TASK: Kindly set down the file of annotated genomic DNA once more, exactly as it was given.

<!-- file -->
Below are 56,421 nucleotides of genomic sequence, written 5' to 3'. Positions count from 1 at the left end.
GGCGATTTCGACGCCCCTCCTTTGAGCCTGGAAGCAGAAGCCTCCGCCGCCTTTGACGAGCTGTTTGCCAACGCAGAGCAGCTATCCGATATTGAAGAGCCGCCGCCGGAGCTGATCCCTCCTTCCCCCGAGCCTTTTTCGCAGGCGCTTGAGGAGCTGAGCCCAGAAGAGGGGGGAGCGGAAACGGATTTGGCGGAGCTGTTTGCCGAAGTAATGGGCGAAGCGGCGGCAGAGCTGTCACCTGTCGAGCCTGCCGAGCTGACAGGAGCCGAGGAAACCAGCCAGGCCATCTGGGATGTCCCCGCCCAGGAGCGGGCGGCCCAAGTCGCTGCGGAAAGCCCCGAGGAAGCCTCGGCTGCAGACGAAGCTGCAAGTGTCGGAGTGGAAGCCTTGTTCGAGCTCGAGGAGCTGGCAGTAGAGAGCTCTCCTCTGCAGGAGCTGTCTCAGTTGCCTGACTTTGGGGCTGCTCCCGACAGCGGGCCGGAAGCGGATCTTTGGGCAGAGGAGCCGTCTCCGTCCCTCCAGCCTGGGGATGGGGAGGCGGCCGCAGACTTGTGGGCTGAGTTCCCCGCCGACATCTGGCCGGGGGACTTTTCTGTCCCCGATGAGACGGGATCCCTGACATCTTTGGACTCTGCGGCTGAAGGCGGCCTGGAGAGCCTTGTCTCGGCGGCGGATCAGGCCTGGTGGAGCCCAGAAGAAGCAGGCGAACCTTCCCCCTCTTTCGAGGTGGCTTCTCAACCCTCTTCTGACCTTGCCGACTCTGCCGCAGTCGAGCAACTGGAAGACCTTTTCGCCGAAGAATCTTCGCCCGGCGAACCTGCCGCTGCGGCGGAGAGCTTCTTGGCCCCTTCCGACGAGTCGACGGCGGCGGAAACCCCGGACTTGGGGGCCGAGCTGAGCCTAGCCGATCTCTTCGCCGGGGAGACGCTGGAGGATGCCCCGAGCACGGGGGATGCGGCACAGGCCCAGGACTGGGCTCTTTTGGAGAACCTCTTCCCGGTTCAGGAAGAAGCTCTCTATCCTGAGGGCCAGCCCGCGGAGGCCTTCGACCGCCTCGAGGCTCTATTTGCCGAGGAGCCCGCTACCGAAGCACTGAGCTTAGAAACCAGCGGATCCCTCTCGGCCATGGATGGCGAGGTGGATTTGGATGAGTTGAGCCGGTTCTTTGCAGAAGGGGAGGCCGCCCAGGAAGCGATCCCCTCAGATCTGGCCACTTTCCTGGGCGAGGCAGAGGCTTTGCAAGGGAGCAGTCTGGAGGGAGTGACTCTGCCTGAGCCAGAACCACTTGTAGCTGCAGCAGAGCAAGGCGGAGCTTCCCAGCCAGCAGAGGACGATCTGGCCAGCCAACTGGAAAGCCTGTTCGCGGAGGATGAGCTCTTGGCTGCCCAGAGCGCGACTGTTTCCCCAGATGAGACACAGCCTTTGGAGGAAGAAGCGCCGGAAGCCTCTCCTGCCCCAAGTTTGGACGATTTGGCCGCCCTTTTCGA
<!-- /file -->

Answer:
Below are 56,421 nucleotides of genomic sequence, written 5' to 3'. Positions count from 1 at the left end.
GGCGATTTCGACGCCCCTCCTTTGAGCCTGGAAGCAGAAGCCTCCGCCGCCTTTGACGAGCTGTTTGCCAACGCAGAGCAGCTATCCGATATTGAAGAGCCGCCGCCGGAGCTGATCCCTCCTTCCCCCGAGCCTTTTTCGCAGGCGCTTGAGGAGCTGAGCCCAGAAGAGGGGGGAGCGGAAACGGATTTGGCGGAGCTGTTTGCCGAAGTAATGGGCGAAGCGGCGGCAGAGCTGTCACCTGTCGAGCCTGCCGAGCTGACAGGAGCCGAGGAAACCAGCCAGGCCATCTGGGATGTCCCCGCCCAGGAGCGGGCGGCCCAAGTCGCTGCGGAAAGCCCCGAGGAAGCCTCGGCTGCAGACGAAGCTGCAAGTGTCGGAGTGGAAGCCTTGTTCGAGCTCGAGGAGCTGGCAGTAGAGAGCTCTCCTCTGCAGGAGCTGTCTCAGTTGCCTGACTTTGGGGCTGCTCCCGACAGCGGGCCGGAAGCGGATCTTTGGGCAGAGGAGCCGTCTCCGTCCCTCCAGCCTGGGGATGGGGAGGCGGCCGCAGACTTGTGGGCTGAGTTCCCCGCCGACATCTGGCCGGGGGACTTTTCTGTCCCCGATGAGACGGGATCCCTGACATCTTTGGACTCTGCGGCTGAAGGCGGCCTGGAGAGCCTTGTCTCGGCGGCGGATCAGGCCTGGTGGAGCCCAGAAGAAGCAGGCGAACCTTCCCCCTCTTTCGAGGTGGCTTCTCAACCCTCTTCTGACCTTGCCGACTCTGCCGCAGTCGAGCAACTGGAAGACCTTTTCGCCGAAGAATCTTCGCCCGGCGAACCTGCCGCTGCGGCGGAGAGCTTCTTGGCCCCTTCCGACGAGTCGACGGCGGCGGAAACCCCGGACTTGGGGGCCGAGCTGAGCCTAGCCGATCTCTTCGCCGGGGAGACGCTGGAGGATGCCCCGAGCACGGGGGATGCGGCACAGGCCCAGGACTGGGCTCTTTTGGAGAACCTCTTCCCGGTTCAGGAAGAAGCTCTCTATCCTGAGGGCCAGCCCGCGGAGGCCTTCGACCGCCTCGAGGCTCTATTTGCCGAGGAGCCCGCTACCGAAGCACTGAGCTTAGAAACCAGCGGATCCCTCTCGGCCATGGATGGCGAGGTGGATTTGGATGAGTTGAGCCGGTTCTTTGCAGAAGGGGAGGCCGCCCAGGAAGCGATCCCCTCAGATCTGGCCACTTTCCTGGGCGAGGCAGAGGCTTTGCAAGGGAGCAGTCTGGAGGGAGTGACTCTGCCTGAGCCAGAACCACTTGTAGCTGCAGCAGAGCAAGGCGGAGCTTCCCAGCCAGCAGAGGACGATCTGGCCAGCCAACTGGAAAGCCTGTTCGCGGAGGATGAGCTCTTGGCTGCCCAGAGCGCGACTGTTTCCCCAGATGAGACACAGCCTTTGGAGGAAGAAGCGCCGGAAGCCTCTCCTGCCCCAAGTTTGGACGATTTGGCCGCCCTTTTCGA